Normal human serum (NHS) for red blood cell (RBC) lysis experiments was isolated from the blood of healthy human volunteers in accordance with an Institutional Review Board-approved protocol (IRB 02-06-EX-0216; Eastern Virginia Medical School) and was pooled, aliquoted, and frozen at −80°C as a stock for all experiments, as previously described (6). Sheep RBCs (MP Biomedicals) were sensitized with 0.72 mg/ml anti-sheep RBC antibody (Rockland) and standardized to 5 × 108 cells/ml with GVBS++ (Veronal-buffered saline, 0.1% gelatin, 0.15 mM CaCl2, and 1.0 mM MgCl2). Complement activation experiments were stopped by the addition of ice-cold EDTA-GVBS−− (GVBS, 0.01 M EDTA).
Complement assays with HAstVs, CVF, and recombinant CP.
Twenty microliters of NHS was incubated alone, with 1 μg cobra venom factor (CVF; CompTech), with titrating amounts of cell lysate containing HAstV-1 virions at the indicated genome copy number, or with uninfected cell lysate in GVBS++ for 1 h at 37°C. The total reaction volume was then brought up to 0.75 ml with GVBS++ including 100 μl of sensitized sheep RBCs and again incubated for 1 h at 37°C. The experiment was stopped by the addition of 4.0 ml GVBS−−, and the samples were centrifuged for 5 min at 1,620 × g. The absorbance of the supernatants was read in a spectrophotometer at 412 nm, and the percent lysis of each sample was standardized to that of the NHS-only control. Cell lysates containing HAstV serotypes 2 to 4 were also tested in the complement assay at 2.92 × 108 genome copies each, as determined by real-time reverse transcription-PCR (RT-PCR). For HAstV-1 CP, titrating amounts of purified CP, 1 μg of CVF, or 15 μg of bovine serum albumin (BSA) was incubated with 20 μl NHS in a total volume of 50 μl with GVBS++ for 1 h at 37°C. The reaction mix was brought up to a volume of 800 μl, of which 250 μl was then combined with 100 μl sensitized sheep RBCs and 450 μl GVBS++ for 1 h at 37°C. The reaction was quenched with 4.0 ml of GVBS−−, and the samples were then centrifuged and read at 412 nm as described above. To test specifically for classical pathway activity, factor B-depleted serum (fBD; CompTech) and NHS were incubated with either the indicated amounts of CP or 85 μl of cell lysate containing HAstV-1 virions (2.92 × 108 genome copies), followed by incubation with sensitized sheep RBCs as described above.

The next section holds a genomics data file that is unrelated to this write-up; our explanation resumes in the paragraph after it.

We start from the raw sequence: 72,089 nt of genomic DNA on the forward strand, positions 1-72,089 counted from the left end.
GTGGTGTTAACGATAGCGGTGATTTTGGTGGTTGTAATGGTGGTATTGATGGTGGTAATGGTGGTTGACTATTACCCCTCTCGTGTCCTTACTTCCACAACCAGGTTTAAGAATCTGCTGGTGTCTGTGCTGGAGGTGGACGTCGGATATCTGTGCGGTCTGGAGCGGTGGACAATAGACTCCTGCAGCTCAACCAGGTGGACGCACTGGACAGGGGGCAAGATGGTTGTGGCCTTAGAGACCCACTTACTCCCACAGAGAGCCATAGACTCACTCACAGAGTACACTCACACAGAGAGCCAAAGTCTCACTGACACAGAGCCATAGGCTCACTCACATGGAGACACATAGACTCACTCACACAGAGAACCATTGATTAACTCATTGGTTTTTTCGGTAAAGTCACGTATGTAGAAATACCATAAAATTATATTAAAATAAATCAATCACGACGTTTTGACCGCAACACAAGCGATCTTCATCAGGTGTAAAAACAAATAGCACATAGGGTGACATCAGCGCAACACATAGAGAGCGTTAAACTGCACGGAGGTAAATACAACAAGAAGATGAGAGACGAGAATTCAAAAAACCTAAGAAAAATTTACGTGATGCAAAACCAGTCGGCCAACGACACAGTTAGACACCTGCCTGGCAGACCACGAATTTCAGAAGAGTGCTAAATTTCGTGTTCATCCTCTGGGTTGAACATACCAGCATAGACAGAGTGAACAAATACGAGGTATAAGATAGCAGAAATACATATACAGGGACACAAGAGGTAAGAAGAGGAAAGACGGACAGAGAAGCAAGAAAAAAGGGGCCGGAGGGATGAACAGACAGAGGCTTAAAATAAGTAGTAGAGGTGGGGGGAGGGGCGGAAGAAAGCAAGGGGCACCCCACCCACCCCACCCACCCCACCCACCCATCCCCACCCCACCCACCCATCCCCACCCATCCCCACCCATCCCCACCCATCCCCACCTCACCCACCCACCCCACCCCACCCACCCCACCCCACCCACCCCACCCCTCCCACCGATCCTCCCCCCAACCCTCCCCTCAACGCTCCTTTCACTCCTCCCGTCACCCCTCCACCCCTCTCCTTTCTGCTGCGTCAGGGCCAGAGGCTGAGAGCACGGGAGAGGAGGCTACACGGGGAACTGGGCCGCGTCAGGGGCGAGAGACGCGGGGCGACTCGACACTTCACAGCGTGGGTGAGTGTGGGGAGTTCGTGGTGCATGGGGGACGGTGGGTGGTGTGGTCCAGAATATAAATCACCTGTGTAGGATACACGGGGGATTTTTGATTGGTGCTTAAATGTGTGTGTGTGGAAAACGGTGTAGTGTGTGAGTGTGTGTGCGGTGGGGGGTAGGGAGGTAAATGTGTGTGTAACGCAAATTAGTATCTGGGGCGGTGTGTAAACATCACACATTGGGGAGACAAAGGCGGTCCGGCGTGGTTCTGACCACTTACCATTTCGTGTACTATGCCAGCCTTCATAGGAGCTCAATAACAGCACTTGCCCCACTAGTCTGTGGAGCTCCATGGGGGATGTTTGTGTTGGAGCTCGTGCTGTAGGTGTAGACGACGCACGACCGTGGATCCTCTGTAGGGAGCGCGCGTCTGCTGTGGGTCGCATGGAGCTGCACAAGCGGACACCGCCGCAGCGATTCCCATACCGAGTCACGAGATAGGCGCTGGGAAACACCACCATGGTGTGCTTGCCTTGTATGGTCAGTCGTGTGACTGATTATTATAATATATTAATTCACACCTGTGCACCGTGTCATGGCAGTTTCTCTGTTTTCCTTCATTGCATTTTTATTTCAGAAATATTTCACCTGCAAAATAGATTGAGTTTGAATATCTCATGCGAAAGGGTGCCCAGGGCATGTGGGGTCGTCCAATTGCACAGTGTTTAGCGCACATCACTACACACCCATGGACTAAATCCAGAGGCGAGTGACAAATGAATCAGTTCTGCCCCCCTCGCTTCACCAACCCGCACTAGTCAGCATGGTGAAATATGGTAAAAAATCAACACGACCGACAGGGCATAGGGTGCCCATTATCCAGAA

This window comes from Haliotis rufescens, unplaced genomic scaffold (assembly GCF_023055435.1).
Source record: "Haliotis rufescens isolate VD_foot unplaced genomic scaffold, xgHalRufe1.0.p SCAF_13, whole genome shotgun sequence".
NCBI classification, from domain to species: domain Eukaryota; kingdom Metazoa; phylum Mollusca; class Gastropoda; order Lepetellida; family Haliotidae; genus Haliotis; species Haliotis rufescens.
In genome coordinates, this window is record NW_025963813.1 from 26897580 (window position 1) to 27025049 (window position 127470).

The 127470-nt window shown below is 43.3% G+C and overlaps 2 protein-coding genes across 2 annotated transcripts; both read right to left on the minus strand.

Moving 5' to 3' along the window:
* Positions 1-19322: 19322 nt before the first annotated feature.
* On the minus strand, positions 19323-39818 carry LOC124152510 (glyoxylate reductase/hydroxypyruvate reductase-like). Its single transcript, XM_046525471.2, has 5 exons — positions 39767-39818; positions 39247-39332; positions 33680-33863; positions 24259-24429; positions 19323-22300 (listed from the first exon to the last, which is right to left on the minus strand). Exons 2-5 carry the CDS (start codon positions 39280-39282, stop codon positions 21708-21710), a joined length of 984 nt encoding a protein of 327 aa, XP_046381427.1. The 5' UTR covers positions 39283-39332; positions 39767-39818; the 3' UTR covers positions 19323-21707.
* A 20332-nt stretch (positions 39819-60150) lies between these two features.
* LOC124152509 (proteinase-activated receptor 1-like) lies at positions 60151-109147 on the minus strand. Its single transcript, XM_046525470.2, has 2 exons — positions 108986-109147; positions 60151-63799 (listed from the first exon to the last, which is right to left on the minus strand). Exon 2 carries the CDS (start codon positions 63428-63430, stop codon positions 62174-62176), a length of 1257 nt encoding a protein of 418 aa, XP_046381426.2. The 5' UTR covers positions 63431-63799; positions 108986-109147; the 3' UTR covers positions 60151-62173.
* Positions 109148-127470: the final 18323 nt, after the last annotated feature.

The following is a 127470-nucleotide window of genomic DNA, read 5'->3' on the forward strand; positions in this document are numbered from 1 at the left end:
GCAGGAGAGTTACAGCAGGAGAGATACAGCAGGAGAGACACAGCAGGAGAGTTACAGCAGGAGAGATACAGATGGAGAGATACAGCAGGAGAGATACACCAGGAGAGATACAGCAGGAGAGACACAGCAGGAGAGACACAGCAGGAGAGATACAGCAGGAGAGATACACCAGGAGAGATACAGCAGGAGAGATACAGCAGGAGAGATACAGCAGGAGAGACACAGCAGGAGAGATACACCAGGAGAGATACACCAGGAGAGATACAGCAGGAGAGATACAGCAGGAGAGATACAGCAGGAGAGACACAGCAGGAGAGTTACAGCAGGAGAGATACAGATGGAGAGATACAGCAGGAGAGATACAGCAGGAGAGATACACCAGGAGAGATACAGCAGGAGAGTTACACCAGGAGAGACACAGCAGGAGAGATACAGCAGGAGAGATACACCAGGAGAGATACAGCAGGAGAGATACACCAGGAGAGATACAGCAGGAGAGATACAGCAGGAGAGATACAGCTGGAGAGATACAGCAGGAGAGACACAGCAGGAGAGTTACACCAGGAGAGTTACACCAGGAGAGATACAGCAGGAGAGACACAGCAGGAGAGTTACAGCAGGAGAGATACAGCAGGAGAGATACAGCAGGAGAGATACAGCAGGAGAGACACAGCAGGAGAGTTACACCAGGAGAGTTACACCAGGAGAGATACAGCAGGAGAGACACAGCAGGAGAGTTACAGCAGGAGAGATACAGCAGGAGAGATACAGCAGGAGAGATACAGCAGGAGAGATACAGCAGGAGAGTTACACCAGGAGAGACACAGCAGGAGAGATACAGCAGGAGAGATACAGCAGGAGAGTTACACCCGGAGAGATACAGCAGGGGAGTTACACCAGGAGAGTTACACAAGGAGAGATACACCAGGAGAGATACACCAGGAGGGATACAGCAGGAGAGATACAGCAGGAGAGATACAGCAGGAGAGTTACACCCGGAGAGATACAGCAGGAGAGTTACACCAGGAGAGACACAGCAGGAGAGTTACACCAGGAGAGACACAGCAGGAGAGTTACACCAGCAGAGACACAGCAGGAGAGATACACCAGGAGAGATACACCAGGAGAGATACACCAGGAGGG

To assay for alternative pathway activity, rabbit RBCs (CompTech Inc., Tyler, TX) were standardized to 1.5 × 108 cells/ml in Mg-EGTA-GVBS (Veronal-buffered saline, 0.1% gelatin, 8 mM EGTA, and 5 mM MgCl2). Thirty microliters of NHS or C2-depleted serum (C2D; CompTech) was incubated with 6.3 μg CP or 30 μl of cell lysate containing HAstV-1 virions (1.03 × 108 genome copies) and adjusted to an equal volume with Mg-EGTA-GVBS for 1 h at 37°C. The total volume was then brought up to 0.75 ml with Mg-EGTA-GVBS including 375 μl rabbit RBCs and again incubated for 1 h at 37°C. The reaction was stopped with the addition of 0.75 ml of ice-cold GVBS−−, and the samples were centrifuged. The absorbance of the supernatants was read in a spectrophotometer at 412 nm as described above.
C3 immunoblotting and enzyme-linked immunosorbent assays (ELISAs) to detect iC3b, SC5b-9, and C4d formation.